Adaptive Constraint-Based Agents in Artificial Environments

[DOCUMENTATION]   [Preface]   [Introduction]   [Local]   [SCSP]   [Model]   [Application]   [Conclusion]

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Structural Constraint Satisfaction

(Related publication: [PUBLink])

In an environment that is only partially observable for an agent, it is not clear which objects exist, i.e., how many variables and resources of which kind are available. The closed-world assumption cannot be applied and we cannot restrict the planning process to a given set of state variables.

Furthermore, for a planning problem (and many other problem domains), numerous alternative structures are potentially valid for realizing a solution to a problem. The figure below gives an example of two alternatives/CSPs. The wizard can either cast a teleportation spell to get to a Halloween party and drink a magic potion to give himself an appropriate appearance for the party after he is teleported, or consult a map and walk while drinking the potion. This example shows that there are options not only with respect to the assignment of variables, but also to the graph structure (number and connection of the variables and constraints) itself.

Conventional constraint satisfaction is unable to handle structural alternatives, as constraint satisfaction problem formulations are static. There is a given set of constraints and variables, and the specified structure does not change. For the task of generating a plan, though, there are alternative CSP structures and the search for the structure of the CSP must be part of the satisfaction process - a structural constraint satisfaction problem (SCSP).

The structural constraint satisfaction problem should not be confused with the dynamic constraint satisfaction problem (see [PUBLink] for a brief survey). Dynamic constraint satisfaction tries to revise a variable assignment with given changes to the constraint graph and does not include graph changes as part of the search.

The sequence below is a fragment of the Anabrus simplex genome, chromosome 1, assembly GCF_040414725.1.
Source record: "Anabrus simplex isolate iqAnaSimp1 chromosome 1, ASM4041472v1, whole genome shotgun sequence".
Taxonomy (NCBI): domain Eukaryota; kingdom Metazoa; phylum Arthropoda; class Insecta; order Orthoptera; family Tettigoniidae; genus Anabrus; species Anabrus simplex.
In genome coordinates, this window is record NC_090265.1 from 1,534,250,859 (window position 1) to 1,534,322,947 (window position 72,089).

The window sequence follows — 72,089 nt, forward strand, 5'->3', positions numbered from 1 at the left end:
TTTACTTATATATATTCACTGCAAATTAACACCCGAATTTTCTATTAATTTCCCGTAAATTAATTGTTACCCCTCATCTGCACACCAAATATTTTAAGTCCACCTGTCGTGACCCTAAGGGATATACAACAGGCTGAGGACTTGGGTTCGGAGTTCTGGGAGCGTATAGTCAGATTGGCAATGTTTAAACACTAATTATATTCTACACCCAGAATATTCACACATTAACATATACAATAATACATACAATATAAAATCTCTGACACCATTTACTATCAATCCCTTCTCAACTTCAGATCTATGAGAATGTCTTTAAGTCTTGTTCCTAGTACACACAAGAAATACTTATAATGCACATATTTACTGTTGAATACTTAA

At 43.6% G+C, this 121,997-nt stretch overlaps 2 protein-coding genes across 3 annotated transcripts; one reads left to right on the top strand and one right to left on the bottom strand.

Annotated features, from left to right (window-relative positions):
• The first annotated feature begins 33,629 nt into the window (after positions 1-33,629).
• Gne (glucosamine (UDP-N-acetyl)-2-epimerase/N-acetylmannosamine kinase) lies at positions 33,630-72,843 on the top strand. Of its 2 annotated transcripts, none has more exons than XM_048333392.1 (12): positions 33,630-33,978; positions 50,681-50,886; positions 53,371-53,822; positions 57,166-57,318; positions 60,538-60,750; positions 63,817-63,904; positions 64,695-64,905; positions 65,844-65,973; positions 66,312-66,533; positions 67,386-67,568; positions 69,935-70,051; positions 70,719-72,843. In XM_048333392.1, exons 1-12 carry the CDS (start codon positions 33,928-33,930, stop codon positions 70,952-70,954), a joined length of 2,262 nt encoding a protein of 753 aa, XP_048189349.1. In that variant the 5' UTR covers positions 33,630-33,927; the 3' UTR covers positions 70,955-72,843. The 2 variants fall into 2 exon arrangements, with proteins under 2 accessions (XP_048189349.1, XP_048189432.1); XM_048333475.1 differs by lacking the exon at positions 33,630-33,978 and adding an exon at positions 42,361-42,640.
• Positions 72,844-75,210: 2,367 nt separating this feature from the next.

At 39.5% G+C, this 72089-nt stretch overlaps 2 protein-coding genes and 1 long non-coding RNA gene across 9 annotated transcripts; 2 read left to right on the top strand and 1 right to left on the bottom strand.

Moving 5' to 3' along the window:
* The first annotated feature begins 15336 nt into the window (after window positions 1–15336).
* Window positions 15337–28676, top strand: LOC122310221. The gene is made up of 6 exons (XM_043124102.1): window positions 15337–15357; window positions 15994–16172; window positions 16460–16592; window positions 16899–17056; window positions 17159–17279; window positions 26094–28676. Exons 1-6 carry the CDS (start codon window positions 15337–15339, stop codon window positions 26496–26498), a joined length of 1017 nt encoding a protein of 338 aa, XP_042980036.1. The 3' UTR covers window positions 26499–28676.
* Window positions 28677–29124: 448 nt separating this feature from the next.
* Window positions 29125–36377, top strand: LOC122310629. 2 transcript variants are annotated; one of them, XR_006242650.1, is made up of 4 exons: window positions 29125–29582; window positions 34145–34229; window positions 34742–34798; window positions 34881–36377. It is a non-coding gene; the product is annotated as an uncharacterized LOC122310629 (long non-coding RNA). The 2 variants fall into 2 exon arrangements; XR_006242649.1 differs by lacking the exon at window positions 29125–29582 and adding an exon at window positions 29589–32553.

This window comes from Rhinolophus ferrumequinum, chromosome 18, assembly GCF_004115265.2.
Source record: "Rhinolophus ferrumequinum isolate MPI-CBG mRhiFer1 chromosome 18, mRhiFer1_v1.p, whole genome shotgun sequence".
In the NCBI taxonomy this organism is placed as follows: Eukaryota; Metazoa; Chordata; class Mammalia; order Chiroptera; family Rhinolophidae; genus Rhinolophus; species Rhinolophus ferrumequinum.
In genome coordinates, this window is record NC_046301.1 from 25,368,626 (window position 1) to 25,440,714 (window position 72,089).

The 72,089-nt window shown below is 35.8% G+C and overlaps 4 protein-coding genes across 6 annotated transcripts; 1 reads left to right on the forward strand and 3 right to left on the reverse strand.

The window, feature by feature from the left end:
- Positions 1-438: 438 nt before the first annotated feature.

In contrast to constructive approaches for building a graph, an SCSP adopts the constraint programming approach and defines solutions by specifying correctness tests. These test - so-called structural constraints - are restrictions on admissible constraint graphs. The basic satisfaction idea is to iteratively change a graph (starting with an empty graph) based on an algebraic graph grammar, which is generically produced using the problem definition.

The presentation of the SCSP approach will be done by way of an example of an extended job-shop scheduling scenario, where a task can be executed with an arbitrary number of breaks in between. It is hardly possible to express this with a conventional CSP because the formulation would require a variable number of variables for the subtasks' start times and durations as well as a variable number of constraints.

Section [Algebraic Graph Grammars] gives a brief introduction in graph grammars. This concept is extended by structural constraints in Section [Structural Constraints]. The extension is used in Section [Structural Constraint Satisfaction Problems] to formulate structural constraint satisfaction problems. Sections [Generating the Search Space] and [Avoiding Redundancy] show how to use the SCSP formulation to generically create a graph grammar with additional structural constraints to prevent from redundancies. The concept of structural constraint satisfaction is combined with the previous chapter's approach of global constraints for local search in Section [Combination with the Global Constraint Approach].


[DOCUMENTATION]   [Preface]   [Introduction]   [Local]   [SCSP]   [Model]   [Application]   [Conclusion]

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Last update:
January 31, 2002 by Alexander Nareyek